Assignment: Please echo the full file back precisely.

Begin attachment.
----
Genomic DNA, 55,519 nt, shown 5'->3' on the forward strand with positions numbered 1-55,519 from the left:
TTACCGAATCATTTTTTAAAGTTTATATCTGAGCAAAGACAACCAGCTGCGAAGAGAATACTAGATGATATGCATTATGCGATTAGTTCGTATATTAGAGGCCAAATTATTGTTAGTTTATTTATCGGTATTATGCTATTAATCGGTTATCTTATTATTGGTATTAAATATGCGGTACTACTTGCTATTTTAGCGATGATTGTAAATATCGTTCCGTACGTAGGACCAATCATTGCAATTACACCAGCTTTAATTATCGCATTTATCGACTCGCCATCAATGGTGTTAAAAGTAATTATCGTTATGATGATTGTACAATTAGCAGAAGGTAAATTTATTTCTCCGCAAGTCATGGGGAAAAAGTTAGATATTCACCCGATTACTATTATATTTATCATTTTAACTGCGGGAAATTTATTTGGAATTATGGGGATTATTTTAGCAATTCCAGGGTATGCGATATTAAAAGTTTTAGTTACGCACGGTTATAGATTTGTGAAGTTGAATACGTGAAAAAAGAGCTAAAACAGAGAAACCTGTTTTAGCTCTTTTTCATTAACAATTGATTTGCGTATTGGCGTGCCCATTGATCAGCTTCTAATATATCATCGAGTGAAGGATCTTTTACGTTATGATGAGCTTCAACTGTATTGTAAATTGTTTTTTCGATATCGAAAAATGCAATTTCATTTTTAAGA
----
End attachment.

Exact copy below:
Genomic DNA, 55,519 nt, shown 5'->3' on the forward strand with positions numbered 1-55,519 from the left:
TTACCGAATCATTTTTTAAAGTTTATATCTGAGCAAAGACAACCAGCTGCGAAGAGAATACTAGATGATATGCATTATGCGATTAGTTCGTATATTAGAGGCCAAATTATTGTTAGTTTATTTATCGGTATTATGCTATTAATCGGTTATCTTATTATTGGTATTAAATATGCGGTACTACTTGCTATTTTAGCGATGATTGTAAATATCGTTCCGTACGTAGGACCAATCATTGCAATTACACCAGCTTTAATTATCGCATTTATCGACTCGCCATCAATGGTGTTAAAAGTAATTATCGTTATGATGATTGTACAATTAGCAGAAGGTAAATTTATTTCTCCGCAAGTCATGGGGAAAAAGTTAGATATTCACCCGATTACTATTATATTTATCATTTTAACTGCGGGAAATTTATTTGGAATTATGGGGATTATTTTAGCAATTCCAGGGTATGCGATATTAAAAGTTTTAGTTACGCACGGTTATAGATTTGTGAAGTTGAATACGTGAAAAAAGAGCTAAAACAGAGAAACCTGTTTTAGCTCTTTTTCATTAACAATTGATTTGCGTATTGGCGTGCCCATTGATCAGCTTCTAATATATCATCGAGTGAAGGATCTTTTACGTTATGATGAGCTTCAACTGTATTGTAAATTGTTTTTTCGATATCGAAAAATGCAATTTCATTTTTAAGA